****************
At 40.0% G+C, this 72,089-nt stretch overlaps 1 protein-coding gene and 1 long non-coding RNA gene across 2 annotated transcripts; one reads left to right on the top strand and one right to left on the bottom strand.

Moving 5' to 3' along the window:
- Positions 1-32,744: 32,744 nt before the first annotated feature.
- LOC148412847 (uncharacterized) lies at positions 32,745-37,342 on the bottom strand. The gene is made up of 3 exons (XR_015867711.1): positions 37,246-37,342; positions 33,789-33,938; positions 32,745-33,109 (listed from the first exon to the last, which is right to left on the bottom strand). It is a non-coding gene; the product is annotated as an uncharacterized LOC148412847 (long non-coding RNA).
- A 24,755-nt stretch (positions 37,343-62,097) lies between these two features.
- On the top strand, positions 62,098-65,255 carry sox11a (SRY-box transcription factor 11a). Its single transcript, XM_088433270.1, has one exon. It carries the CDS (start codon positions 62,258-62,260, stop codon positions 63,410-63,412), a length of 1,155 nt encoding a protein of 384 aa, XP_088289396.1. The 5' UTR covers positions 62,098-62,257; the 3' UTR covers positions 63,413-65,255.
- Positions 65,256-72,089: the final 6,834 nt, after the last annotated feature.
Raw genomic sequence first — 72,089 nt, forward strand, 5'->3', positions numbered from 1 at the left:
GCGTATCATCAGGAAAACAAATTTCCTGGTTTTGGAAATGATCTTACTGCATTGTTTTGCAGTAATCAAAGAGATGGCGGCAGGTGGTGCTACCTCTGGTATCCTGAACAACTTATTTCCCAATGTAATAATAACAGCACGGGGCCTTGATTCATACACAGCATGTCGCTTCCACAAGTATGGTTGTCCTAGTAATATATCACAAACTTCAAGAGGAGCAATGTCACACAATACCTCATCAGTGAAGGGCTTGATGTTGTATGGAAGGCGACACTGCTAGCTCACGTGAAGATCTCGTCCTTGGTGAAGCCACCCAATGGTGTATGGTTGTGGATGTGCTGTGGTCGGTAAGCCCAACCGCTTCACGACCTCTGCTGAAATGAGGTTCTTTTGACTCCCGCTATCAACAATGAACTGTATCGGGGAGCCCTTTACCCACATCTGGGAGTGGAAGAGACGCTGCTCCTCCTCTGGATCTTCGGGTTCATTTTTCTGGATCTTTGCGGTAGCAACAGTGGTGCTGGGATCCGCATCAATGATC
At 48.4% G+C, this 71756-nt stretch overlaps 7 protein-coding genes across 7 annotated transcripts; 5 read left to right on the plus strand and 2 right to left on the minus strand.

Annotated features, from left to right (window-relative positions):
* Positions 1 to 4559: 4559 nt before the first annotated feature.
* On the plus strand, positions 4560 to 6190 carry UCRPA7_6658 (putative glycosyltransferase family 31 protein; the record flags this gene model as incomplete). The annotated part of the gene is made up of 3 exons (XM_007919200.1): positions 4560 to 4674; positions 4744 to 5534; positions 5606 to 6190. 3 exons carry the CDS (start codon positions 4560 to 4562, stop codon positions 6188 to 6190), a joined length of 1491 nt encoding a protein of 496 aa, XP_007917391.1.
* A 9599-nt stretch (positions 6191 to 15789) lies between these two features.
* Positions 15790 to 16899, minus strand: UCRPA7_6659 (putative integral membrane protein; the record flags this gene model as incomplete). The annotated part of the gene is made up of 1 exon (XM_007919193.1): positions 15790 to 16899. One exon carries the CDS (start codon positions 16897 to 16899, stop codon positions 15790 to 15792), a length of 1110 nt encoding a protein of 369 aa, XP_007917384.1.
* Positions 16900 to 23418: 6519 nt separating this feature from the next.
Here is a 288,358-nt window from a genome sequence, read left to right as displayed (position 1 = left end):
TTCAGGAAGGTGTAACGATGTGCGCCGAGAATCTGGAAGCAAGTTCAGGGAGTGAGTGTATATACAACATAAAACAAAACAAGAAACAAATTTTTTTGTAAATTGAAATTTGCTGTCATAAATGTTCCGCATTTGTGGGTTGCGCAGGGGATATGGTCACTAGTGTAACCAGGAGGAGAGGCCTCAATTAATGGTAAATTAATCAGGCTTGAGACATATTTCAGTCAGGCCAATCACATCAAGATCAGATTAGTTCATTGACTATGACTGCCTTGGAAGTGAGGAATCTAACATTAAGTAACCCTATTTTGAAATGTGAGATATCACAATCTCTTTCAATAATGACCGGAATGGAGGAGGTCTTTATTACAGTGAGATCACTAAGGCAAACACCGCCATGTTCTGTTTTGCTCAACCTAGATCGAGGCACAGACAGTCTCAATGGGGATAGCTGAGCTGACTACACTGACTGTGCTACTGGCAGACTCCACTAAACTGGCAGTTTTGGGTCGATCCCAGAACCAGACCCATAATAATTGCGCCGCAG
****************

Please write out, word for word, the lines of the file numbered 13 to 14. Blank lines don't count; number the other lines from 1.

* On the plus strand, positions 4560 to 6190 carry UCRPA7_6658 (putative glycosyltransferase family 31 protein; the record flags this gene model as incomplete). The annotated part of the gene is made up of 3 exons (XM_007919200.1): positions 4560 to 4674; positions 4744 to 5534; positions 5606 to 6190. 3 exons carry the CDS (start codon positions 4560 to 4562, stop codon positions 6188 to 6190), a joined length of 1491 nt encoding a protein of 496 aa, XP_007917391.1.
* A 9599-nt stretch (positions 6191 to 15789) lies between these two features.